In addition to these three variables, analysts are counting on the stock to be volatile because nearly one-third of the available shares were held by short sellers at the end of February.
(Read More: BlackBerry Targeted by Short Sellers as Market Awaits Results )
The integrity of BlackBerry's turnaround story is at stake. The stock is up more than 20 percent since the beginning of the year on hopes that the BlackBerry Z10 and the BlackBerry 10 software behind it will reverse the company's foundering fortunes.
The U.K. and Canada Z10 launches supported the storyline — some U.K. stores reported stock-outs of the white version -- but the U.S. launch was less impressive. Goldman Sachs said earlier this week that several of the stores they surveyed were selling fewer than 10 units per day.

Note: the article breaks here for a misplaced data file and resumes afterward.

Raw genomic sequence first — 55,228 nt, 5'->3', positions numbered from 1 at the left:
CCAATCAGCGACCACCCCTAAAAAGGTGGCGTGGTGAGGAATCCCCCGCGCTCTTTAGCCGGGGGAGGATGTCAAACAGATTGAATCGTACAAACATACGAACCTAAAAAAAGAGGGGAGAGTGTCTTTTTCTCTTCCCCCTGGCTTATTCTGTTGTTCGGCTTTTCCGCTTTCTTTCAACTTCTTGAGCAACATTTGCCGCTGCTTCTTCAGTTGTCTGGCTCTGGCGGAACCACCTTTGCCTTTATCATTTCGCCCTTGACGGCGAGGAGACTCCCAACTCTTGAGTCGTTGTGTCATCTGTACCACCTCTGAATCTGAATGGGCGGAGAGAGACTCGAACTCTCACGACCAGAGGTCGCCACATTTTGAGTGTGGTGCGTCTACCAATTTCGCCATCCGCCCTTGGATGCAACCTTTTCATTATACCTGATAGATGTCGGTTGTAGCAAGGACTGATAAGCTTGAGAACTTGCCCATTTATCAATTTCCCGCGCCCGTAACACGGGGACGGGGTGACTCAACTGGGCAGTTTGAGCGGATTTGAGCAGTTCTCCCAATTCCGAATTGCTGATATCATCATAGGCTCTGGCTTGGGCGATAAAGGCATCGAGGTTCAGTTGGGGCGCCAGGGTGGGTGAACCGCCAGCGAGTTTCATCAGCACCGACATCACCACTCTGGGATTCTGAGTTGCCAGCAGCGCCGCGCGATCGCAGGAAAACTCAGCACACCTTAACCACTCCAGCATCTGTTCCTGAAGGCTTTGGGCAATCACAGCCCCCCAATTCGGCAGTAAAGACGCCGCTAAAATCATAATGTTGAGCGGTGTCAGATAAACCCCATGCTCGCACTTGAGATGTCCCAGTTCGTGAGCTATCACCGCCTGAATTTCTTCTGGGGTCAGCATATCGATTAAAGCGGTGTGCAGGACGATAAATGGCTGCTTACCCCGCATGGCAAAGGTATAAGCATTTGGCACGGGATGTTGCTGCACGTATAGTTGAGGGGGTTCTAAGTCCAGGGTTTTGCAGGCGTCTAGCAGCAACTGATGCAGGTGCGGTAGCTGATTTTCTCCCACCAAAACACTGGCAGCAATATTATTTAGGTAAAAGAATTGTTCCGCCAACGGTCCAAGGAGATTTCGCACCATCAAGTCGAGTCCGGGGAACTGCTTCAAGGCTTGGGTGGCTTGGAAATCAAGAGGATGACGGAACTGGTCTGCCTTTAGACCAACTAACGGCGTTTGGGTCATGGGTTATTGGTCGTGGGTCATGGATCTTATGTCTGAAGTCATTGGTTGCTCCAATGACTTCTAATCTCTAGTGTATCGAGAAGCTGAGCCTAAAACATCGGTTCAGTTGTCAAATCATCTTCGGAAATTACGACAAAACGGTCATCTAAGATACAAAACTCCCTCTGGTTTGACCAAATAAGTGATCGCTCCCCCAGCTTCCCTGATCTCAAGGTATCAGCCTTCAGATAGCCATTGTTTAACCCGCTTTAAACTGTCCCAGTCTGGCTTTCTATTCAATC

(Read More: Investors Abandon Blackberry After 'Disappointing' Launch )
But in the near-term, the most important number in the report is probably the subscriber number. "BlackBerry subscribers" are phone owners who use BlackBerry's secure network, mostly for messaging.
In the past, carriers have been willing to pay BlackBerry for access to its network, but with BlackBerry 10 devices, that model— and the high-margin service revenue that comes with it — is changing. Add to that the fact that BlackBerry's installed base is shrinking as former users switch to Apple iPhone and Android devices, and there are a lot of questions about how well the company will be able to defend its valuable subscriber base.
We'll start to get a better sense of it early Thursday — BlackBerry's numbers are due out at 7 a.m.